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Tier 1 (Entrepreneur) Visas offer the opportunity for successful entrepreneurs to develop a startup businesses in the UK whilst enjoying the various opportunities Britain has to offer as a professionally qualified and highly experienced Direct Access barrister in London I thought I’d give a brief overview of the requirements for these types of applications prior to proposed changes due to come in force.

The Requirements for a Tier 1 (Entrepreneur) Visa
95 points under the points-based system are required.
You must be from outside the European Economic Area or Switzerland.
You must have £50,000 to invest in starting a business in the UK. Alternatively, you can invest in and become a director of an existing business. This is what distinguishes the visa from a Tier 1 (Investor) Visa, which is for more general investment.
If you are already in the UK, it is sufficient to show you have made such investment within the last 12 months.
The funds must be held by a regulated financial institutions and be in a disposable form.
You must you have English language knowledge. Citizens of certain countries do not need to prove this, but if you are from an excluded country you need to take an approved English language test and attain at least CEFR Level B1 in writing, reading, listening and speaking. Having a bachelor’s degree or higher which was taught in English will be sufficient.
You must be able to support financially both yourself and your family upon arrival.
You and one other applicant for a Tier 1 (Entrepreneur) Visa can form a team and use the same investment funds, provided you both meet all of the eligibility requirements. The same funds cannot be used on a separate application for a different team. You will both need to provide evidence of where the funds came from.
Certain fees must be paid – there is an application fee for you and each of your dependents. This fee varies depending on where you currently live. The NHS healthcare surcharge will also have to be paid for you and your dependents.
You and your dependents will all need to get biometric residence permits within ten days of the planned date of arrival in the UK. This 10-day stipulated period will not change if you arrive later.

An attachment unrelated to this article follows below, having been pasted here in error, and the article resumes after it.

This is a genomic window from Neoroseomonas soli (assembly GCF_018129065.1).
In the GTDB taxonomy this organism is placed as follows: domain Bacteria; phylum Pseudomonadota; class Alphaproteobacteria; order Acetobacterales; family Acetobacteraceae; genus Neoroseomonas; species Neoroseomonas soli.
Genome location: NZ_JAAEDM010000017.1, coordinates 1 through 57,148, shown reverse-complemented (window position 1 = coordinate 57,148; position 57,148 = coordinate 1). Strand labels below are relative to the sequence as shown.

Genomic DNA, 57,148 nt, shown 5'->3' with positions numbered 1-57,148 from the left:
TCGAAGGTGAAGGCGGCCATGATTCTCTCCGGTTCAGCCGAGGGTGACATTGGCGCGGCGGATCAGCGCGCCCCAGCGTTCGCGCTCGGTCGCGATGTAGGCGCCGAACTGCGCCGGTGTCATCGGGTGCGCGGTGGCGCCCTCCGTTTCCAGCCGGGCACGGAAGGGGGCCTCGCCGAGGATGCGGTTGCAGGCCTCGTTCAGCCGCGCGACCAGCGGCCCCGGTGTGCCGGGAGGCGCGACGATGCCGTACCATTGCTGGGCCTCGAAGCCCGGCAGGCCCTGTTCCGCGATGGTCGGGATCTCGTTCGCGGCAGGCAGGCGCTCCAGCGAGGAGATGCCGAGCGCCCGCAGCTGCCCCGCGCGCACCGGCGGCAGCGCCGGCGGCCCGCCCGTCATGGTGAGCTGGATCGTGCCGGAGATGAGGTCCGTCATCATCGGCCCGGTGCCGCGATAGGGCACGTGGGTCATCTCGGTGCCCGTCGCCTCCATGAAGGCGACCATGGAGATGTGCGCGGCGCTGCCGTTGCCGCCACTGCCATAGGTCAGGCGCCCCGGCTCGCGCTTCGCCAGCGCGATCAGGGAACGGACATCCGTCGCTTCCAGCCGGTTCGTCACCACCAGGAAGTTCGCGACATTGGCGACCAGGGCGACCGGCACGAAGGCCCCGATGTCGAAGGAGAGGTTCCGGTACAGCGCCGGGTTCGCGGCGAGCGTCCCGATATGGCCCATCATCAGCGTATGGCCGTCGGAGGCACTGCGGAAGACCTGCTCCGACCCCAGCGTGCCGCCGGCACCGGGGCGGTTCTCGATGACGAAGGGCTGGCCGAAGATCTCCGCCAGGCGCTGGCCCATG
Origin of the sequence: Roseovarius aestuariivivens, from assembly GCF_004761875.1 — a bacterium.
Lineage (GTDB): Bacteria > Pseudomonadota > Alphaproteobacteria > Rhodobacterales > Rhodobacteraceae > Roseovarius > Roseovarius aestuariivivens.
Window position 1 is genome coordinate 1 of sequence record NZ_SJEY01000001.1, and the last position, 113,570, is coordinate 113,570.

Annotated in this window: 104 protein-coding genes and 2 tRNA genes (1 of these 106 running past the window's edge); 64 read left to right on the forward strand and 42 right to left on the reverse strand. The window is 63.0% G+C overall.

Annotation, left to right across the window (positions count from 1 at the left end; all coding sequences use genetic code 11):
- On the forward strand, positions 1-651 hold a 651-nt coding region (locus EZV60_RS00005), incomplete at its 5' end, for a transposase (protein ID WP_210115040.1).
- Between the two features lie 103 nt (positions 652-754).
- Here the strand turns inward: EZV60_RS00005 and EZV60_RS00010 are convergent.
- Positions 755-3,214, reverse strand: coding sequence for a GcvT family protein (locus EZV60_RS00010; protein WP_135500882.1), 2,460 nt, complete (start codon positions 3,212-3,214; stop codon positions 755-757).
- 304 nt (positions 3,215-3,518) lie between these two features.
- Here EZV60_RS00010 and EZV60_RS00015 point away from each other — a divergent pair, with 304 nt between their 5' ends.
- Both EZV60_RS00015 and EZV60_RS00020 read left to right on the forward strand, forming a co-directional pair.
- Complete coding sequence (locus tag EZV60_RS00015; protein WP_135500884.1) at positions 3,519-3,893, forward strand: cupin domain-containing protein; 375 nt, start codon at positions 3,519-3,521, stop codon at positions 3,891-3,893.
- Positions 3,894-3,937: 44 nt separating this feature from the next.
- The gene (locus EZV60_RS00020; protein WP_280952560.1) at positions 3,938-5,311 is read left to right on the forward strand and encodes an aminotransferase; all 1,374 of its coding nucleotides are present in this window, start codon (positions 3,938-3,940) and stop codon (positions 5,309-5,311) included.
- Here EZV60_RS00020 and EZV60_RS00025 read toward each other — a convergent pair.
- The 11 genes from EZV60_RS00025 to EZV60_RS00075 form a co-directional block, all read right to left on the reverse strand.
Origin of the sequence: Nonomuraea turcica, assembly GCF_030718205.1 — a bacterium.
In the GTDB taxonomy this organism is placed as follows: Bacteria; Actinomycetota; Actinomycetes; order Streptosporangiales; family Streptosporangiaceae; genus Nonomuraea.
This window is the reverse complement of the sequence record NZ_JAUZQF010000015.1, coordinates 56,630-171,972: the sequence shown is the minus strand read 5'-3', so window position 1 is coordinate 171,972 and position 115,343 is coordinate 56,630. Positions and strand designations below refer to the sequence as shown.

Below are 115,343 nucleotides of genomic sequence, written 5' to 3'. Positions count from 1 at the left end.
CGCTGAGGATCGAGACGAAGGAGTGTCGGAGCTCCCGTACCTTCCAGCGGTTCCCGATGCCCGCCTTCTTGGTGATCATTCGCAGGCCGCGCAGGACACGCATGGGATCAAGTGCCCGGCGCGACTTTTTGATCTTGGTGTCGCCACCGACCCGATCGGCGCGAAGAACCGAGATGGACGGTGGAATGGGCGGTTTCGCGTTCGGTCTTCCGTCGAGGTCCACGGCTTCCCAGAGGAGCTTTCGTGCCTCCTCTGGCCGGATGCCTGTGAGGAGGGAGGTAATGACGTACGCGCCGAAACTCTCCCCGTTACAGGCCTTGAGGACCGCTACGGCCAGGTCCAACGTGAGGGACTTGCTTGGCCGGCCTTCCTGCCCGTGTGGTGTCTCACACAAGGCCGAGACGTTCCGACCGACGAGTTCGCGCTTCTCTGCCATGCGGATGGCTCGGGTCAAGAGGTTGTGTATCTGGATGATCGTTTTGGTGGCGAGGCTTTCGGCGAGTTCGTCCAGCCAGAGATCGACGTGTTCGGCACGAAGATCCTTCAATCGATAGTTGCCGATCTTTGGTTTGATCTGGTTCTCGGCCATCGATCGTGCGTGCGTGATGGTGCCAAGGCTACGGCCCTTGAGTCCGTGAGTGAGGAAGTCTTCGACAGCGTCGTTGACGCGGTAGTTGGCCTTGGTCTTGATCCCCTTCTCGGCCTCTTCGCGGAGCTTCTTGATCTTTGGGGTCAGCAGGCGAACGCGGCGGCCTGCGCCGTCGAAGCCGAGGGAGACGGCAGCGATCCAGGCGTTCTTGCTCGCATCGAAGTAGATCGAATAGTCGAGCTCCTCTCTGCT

If you have more than £200,000 to invest, the same requirements apply as above.

You must be able to prove the money is either your own, has been made available to you by a third party, or is in a joint bank account (provided that the other bank account holder is not applying for the same visa independently).
If you have invested £200,000 in a UK business in the past 12 months, you can apply for this visa.

There are further benefits where you are granted a visa
You can bring your partner and children (who are younger than 18) with you to the UK when granted this visa.

If your application is successful, you and your family can stay in the UK for up to three years and four months.

Remaining in the UK
If you meet certain requirements, you can apply to extend the Visa for up to two more years. You will need evidence that the minimum investment was indeed made, evidence of being self-employed or a director of a new or existing business, evidence of being engaged in business activity at the time of application and evidence of creating at least two full-time jobs for residents which have lasted at least 12 months. A total of at least 75 points must be accumulated.
If you have switched to this Visa from another, you can apply to for an extension for up to three years.
After five years in the UK, you will become eligible to apply for indefinite leave to remain.
An application can be made after three years if your investment has created at least ten full-time jobs for residents for at least 12 months or generate £5 million in turnover over the three years.

If you or a family member or a friend are affected by any of the issues raised above please do not hesitate to get in touch with me and my dedicated team in Gray’s Inn London and we will do our utmost to help you with you any immigration advice / problem you may or may not have.

The main problem with this type of case is that by the time it comes to me its been messed up. These applications require a lot of paperwork and detailed representations. The guidance and the rules say exactly what documents are required. There is a little lee way but not much. I have had success in challenging a few refusals recently, indeed in one case the SSHD has allowed me to submit a completely new application, in effect without paying the fee, and are likely to grant, I hope the visa. This was in part due to the extensive work done in respect of the pre action letter.

Having said this I have more often than not found cases where there are missing documents to be frustrating and challenging to win. The first thing that I would advise, particularly after the Supreme Case of Mandalia is go get advice. I have commented that I am going to offer late night appointments -I have seen people up to 2100 – I know people have to work and support their families. I am also happy to those who cannot do the week to come in Saturday morning. Indeed we had a case gently where there was